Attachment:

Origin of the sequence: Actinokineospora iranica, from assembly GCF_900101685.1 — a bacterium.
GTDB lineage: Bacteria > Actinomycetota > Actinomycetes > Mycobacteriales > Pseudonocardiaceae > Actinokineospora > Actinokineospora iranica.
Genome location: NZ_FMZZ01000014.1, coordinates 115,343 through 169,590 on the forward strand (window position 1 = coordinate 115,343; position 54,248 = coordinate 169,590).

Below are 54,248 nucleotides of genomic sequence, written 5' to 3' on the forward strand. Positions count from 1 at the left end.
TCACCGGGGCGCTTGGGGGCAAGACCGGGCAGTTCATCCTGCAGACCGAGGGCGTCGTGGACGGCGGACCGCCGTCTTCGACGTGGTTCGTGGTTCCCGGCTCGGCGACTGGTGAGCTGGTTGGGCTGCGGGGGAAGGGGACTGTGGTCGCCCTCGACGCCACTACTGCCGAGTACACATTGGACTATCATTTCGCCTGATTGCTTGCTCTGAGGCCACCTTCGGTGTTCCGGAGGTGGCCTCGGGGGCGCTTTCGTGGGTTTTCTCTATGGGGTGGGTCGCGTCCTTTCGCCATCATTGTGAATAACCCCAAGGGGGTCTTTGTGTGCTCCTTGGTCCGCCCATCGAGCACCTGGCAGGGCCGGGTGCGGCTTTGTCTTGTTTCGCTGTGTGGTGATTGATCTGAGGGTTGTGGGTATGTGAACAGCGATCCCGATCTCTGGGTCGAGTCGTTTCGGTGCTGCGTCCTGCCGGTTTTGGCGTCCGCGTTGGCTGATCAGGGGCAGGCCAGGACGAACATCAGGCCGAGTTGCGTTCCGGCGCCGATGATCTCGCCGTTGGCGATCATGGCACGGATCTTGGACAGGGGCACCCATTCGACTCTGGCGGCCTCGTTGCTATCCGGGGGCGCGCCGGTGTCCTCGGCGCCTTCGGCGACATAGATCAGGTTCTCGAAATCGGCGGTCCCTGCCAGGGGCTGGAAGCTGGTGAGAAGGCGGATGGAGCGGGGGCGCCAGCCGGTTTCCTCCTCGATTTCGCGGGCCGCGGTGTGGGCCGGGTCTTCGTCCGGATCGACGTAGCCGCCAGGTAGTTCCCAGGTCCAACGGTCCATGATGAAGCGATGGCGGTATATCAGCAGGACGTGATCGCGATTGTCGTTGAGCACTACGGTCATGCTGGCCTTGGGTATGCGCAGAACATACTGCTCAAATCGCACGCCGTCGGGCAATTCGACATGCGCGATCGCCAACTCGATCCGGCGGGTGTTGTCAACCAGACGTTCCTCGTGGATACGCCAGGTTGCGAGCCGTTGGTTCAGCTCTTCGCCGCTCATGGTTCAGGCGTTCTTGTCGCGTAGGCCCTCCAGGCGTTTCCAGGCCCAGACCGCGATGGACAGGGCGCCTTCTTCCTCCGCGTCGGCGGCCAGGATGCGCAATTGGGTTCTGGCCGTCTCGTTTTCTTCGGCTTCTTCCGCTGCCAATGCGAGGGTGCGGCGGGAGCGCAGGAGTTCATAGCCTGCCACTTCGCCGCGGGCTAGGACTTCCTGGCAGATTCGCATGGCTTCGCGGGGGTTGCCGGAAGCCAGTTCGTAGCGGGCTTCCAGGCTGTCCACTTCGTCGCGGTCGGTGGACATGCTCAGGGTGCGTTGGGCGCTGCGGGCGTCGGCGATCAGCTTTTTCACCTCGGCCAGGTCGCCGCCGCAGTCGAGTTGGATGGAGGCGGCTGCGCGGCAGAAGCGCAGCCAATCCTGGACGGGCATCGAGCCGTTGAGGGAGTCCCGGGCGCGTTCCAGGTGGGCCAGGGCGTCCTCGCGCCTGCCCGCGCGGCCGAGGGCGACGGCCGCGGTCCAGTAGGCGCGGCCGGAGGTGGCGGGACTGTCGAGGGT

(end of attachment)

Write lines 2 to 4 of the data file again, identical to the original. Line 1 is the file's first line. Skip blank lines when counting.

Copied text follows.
GTDB lineage: Bacteria > Actinomycetota > Actinomycetes > Mycobacteriales > Pseudonocardiaceae > Actinokineospora > Actinokineospora iranica.
Genome location: NZ_FMZZ01000014.1, coordinates 115,343 through 169,590 on the forward strand (window position 1 = coordinate 115,343; position 54,248 = coordinate 169,590).

Below are 54,248 nucleotides of genomic sequence, written 5' to 3' on the forward strand. Positions count from 1 at the left end.